19 October 2012
Last updated at 00:29
India is celebrating the annual Hindu festival of Durga Puja when the devout worship the goddess Durga. The biggest festivities are held in the eastern state of West Bengal.
For the nine-day festival, pandals - or temporary worship places - are set up. Some of the large ones are visited by several thousand people during the festival.
Statues of the goddess Durga and several other gods and goddesses, made of clay, are installed in the pandals.
The festival marks the victory of the goddess Durga over Mahisasur, the evil buffalo demon. Most Durga statues show the goddess with the vanquished demon at her feet.
The goddess is always shown astride her carrier, a lion, while killing the demon.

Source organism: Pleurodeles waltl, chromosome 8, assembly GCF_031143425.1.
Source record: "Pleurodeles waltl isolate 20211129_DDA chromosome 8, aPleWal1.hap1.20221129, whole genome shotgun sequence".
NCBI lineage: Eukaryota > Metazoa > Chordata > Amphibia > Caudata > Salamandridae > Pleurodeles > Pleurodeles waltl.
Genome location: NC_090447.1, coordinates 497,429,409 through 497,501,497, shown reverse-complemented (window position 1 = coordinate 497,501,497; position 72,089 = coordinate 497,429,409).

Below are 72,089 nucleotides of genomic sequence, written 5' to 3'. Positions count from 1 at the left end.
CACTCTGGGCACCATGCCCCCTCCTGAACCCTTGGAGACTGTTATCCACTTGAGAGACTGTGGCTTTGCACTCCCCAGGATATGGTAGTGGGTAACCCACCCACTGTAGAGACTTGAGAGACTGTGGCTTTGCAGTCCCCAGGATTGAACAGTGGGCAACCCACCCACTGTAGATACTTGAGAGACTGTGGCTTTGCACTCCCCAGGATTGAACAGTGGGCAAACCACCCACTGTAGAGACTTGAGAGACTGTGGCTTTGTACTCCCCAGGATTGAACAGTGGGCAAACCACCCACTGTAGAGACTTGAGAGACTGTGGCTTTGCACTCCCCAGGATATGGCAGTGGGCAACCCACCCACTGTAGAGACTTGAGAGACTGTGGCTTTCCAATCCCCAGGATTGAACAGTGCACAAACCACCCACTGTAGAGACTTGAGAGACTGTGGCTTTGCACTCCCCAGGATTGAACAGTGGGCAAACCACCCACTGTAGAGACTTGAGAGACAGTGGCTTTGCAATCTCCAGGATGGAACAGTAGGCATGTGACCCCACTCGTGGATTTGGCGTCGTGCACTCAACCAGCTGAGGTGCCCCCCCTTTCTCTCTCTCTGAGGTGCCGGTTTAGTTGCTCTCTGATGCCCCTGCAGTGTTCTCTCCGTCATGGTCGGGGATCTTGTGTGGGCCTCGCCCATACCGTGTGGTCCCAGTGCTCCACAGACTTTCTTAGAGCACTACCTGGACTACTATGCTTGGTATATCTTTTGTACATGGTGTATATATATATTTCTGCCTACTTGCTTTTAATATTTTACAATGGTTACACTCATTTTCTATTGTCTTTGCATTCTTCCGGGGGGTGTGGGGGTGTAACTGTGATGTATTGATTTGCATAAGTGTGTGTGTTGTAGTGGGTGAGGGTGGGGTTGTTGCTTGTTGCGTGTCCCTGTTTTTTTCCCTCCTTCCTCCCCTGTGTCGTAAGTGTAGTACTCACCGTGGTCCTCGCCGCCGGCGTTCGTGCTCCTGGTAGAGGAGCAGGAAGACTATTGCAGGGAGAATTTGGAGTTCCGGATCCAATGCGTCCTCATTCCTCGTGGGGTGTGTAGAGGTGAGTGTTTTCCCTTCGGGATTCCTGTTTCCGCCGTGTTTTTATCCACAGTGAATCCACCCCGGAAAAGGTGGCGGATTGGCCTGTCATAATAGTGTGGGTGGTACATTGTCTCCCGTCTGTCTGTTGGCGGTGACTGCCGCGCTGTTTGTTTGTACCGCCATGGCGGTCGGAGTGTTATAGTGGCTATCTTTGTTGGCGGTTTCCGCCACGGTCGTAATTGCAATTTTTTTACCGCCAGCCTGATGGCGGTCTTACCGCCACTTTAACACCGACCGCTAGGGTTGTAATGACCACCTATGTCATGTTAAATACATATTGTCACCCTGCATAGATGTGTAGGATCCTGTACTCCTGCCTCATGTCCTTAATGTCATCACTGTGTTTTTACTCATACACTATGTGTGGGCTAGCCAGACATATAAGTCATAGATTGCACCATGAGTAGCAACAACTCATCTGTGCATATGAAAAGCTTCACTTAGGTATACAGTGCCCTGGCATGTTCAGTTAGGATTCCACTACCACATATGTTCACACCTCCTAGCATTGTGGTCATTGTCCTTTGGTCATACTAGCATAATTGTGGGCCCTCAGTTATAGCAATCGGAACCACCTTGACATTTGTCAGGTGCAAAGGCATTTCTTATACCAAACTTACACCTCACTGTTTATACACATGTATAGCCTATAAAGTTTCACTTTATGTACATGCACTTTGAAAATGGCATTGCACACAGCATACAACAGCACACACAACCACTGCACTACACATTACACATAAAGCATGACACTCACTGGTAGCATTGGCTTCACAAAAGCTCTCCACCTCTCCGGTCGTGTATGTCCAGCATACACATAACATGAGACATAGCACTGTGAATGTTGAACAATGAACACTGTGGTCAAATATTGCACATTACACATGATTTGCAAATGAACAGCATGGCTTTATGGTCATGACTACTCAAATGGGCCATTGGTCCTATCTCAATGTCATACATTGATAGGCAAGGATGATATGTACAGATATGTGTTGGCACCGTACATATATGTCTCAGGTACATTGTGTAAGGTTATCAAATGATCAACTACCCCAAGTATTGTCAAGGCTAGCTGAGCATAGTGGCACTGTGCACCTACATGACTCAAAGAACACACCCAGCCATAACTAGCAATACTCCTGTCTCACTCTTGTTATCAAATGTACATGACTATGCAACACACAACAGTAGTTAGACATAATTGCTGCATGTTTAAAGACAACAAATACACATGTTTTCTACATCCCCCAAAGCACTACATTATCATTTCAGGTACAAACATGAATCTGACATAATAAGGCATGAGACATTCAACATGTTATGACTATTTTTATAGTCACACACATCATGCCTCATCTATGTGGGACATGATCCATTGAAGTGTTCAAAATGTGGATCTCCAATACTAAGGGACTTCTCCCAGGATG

Most of the statues for the festival are made in the potter's colony of Kumartuli, a northern neighbourhood of Calcutta city.
Kumartuli's potters produce thousands of statues every year. Many of them are used in Calcutta, but thousands are sent across India and also exported to other countries.
The most important parts of a Durga statue are her eyes and trained artists take extreme care to make them look real and dramatic.
In recent times, artists have been experimenting with the way the statues look. Here, the goddess Durga and other statues are made in a style inspired by Chinese art.
An artist works on fish made out of metal sheets to decorate this pandal - to create better awareness about marine life and marine eco-systems.